On this page you will find random musings on various aspects of mathematics. There is not set schedule
for these thoughts. Keep coming back here often. I hope that you find it interesting.
#### Vol 6: Preparing for the summer

**homology** from those calculations?

Wojciech Komornicki

Chair, Department of Mathematics

Chair, Department of Mathematics

Graduation season is upon us once again and summer is trying to make its appearance. To the questions I posed last year

* What should you know now that you have a math major?

* What are employers who are seeking mathematically talented applicants asking?

I would like to add another
* What are employers who are seeking mathematically talented applicants asking?

* What skills and talents should you hone to become a good mathematics student?

This past semester I enjoyed students in three wonderful courses

* Foundations of Mathematics

* Modern Algebra

* Data Structures (a computer science discipline)

aside from the students who presented projects in the Senior Seminar. You can view the presented
papers of these students at here.
I have had wonderful students in all of these courses. Not only were they wonderful because they
worked hard but because they exhibited both curiosity and enthusiasm for mathematics.
* Modern Algebra

* Data Structures (a computer science discipline)

This summer the Department of Mathematics is sponsoring students to do research projects in mathematics. As I prepare topics for these students I have been thinking of the mathematics that excites me, the mathematics that excited me when I was starting out. Students applied for the opportunity to work with faculty members over the summer and it was interesting to read about how their attitudes and understanding of mathematics is evolving and in some cases has already progressed. One student wrote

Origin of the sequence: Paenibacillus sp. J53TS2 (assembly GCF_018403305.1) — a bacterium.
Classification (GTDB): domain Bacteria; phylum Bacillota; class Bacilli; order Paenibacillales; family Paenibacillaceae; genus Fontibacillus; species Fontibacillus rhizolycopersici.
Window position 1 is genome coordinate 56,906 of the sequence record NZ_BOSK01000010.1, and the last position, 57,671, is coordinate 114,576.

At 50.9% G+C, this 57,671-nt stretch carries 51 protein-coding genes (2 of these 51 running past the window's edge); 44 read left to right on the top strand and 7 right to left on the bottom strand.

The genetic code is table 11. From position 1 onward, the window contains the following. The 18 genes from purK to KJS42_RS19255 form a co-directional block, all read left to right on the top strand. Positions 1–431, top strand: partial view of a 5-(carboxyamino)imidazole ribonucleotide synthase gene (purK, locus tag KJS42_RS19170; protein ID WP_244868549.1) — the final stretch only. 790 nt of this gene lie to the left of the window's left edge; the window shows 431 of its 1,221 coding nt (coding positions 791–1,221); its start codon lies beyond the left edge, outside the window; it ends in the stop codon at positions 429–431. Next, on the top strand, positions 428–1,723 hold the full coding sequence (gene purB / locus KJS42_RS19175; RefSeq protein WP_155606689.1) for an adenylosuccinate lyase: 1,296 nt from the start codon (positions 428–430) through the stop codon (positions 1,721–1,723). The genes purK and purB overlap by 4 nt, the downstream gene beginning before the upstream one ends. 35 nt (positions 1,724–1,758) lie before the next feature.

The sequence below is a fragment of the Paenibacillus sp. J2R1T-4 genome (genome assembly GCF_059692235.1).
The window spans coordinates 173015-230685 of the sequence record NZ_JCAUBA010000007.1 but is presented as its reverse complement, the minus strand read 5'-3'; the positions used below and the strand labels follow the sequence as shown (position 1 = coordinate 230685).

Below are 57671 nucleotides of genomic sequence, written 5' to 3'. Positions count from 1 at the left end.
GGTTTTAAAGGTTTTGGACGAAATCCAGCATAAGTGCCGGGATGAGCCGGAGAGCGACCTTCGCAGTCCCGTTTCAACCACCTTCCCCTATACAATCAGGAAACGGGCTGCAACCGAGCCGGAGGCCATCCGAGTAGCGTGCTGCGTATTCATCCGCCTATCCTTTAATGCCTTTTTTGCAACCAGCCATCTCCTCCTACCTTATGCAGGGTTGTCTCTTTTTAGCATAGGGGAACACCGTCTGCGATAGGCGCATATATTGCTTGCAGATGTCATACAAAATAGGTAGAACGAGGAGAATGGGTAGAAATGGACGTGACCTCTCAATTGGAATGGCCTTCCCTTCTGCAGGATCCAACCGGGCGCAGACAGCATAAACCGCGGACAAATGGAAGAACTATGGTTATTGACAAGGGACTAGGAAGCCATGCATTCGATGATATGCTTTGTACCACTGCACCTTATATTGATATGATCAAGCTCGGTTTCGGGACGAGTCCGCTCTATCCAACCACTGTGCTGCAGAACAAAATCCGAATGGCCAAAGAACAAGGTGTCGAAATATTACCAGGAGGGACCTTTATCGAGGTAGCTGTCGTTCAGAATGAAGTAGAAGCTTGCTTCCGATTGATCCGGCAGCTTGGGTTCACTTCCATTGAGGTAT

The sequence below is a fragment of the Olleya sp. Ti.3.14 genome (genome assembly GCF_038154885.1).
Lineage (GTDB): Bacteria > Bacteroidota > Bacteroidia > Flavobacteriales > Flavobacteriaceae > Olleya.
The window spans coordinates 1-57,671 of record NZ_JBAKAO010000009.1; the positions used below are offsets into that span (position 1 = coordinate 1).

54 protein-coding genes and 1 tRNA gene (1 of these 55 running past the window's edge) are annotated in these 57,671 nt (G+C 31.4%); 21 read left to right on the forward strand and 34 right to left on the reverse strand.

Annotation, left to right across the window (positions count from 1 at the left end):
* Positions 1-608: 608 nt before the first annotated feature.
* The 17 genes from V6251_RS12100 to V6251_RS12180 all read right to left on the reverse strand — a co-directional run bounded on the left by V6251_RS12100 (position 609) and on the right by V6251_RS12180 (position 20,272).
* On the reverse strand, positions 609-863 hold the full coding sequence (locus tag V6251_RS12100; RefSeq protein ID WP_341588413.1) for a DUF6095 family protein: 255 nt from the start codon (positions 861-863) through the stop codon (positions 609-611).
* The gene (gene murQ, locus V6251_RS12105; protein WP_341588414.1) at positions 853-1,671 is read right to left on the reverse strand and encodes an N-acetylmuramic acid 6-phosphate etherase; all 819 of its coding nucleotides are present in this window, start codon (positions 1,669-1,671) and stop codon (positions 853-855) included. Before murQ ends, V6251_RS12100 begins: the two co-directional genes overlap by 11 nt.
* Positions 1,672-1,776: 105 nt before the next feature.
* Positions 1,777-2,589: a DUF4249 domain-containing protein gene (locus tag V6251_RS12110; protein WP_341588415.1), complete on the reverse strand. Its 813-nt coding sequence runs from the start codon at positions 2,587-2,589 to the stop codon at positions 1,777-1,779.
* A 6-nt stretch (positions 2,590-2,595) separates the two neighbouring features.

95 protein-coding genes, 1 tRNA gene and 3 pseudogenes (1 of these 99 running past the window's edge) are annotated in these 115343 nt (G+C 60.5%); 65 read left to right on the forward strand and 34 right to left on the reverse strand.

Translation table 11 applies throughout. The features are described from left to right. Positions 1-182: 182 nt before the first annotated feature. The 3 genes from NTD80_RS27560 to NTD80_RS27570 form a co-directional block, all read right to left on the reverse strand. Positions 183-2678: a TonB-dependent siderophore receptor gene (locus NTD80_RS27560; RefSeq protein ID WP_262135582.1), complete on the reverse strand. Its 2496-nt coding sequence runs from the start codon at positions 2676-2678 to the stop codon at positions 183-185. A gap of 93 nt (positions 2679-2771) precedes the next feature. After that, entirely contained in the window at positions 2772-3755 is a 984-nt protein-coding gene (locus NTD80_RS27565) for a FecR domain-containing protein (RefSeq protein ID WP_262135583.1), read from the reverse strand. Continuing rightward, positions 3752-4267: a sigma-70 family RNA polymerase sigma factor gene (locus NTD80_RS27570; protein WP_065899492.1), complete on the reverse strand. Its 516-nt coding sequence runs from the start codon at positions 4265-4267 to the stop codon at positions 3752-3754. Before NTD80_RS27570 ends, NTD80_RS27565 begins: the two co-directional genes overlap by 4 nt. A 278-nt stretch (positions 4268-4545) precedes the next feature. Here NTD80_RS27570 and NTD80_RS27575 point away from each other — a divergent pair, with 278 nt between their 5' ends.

Before I came to college to study, the most important images of mathematics for me are numbers
and calculations. I thought math is number and calculation and all stuff related to numbers are
math. I believed lots of people who do not study high level math have the similar opinion with
me.

I hope the students working this summer will learn how to ask questions about mathematics and
gleam what are interesting questions, at least what are interesting questions for those working
with them. Most of these students have a grounding in **group theory** and so a beginning
question, certainly not a question for someone just starting to learn group theory, is the
following

Let \( B \) be an abelian group with subgroup \( A \) and let \( n \) a positive integer.
Under what conditions is \( nA = A \cap nB \)?

One way to start is to just look at examples, i.e., calculate. But then how does one make the
leap to

May 18 2013